If you inherited the property from a loved one who had lived in the property for many years then you might find out that the property needs some repairs. You could choose to do this work yourself and then ask for a higher price but why do that when you could save yourself the time and effort (and what you’d have to pay for equipment, supplies, or a contractor) and instead just ask for less and give a “repair discount”.

We often talk to sellers who have taken the time to get bids and realize that the new roof is going to cost $10,000 and the new furnace and air is going to cost another $8,000, plus the kitchen and bath need updated and the whole house needs paint, flooring and light fixtures.  For us the average rehab costs between $40,000 and $50,000 and takes about 6 weeks because we have trades people we work with every day.  For the average home owner that cost is usually between $70,000 and $80,000  and takes 3 or 4 months, because they don’t have the contacts and expertise and have to rely on guys they find on sites like Angie’s List.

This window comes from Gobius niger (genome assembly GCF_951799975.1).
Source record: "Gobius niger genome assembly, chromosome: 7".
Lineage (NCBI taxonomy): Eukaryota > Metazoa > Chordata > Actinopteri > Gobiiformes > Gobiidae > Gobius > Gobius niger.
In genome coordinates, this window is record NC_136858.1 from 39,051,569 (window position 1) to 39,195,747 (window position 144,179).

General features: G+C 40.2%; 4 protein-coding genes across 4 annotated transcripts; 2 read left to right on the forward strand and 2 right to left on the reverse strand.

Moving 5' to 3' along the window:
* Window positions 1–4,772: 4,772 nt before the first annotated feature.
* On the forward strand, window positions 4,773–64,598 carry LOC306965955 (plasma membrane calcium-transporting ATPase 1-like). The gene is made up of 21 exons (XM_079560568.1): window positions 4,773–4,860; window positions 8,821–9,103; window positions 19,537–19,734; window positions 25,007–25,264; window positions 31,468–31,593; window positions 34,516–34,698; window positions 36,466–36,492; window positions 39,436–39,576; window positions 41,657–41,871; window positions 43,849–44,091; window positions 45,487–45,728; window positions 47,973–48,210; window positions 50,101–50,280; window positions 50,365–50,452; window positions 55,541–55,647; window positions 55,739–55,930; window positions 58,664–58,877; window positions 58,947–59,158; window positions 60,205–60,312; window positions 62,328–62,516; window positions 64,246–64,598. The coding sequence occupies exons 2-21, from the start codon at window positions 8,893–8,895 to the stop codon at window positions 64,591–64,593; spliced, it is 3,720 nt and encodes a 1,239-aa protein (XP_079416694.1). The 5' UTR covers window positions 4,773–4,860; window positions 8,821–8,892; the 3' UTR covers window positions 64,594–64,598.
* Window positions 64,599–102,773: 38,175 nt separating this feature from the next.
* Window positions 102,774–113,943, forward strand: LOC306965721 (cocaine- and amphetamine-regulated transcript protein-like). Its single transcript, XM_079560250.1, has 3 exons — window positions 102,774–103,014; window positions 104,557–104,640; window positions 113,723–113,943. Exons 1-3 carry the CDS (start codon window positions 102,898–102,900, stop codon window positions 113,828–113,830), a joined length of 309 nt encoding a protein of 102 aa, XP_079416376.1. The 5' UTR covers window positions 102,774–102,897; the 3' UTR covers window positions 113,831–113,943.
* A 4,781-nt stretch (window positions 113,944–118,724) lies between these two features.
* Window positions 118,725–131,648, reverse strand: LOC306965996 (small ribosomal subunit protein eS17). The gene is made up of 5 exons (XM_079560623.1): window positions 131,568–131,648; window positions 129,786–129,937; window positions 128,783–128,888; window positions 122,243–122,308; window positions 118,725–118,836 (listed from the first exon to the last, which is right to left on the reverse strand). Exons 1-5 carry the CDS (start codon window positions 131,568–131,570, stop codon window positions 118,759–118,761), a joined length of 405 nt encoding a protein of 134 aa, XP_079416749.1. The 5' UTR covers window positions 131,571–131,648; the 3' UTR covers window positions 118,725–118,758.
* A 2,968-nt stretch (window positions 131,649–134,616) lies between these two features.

We have also helped a lot of sellers that started the repair process and were in the middle of everything, and much of what they paid to have done, needs to be redone because it was not quite right or because the contractor ran off with the money.

Taking a lesser price this week can actually save you money in the long run over renovating the home yourself.  Unless you are in the business, we recommend selling as is, you will still come out better financially and save yourself all the stress and headache.


An inherited house can be a lot of work so if you’re thinking of selling it, you’re certainly not alone. But how do you price an inherited house? These tips will guide you on how to price your inherited home in Prairie Village for sale.

Why not bypass all the work and cost of selling through an agent and instead get in touch with us today about selling your inherited property to us here at kcmoHomeBuyer? Just call us at (816) 800-9044 or click here and enter your information in the form.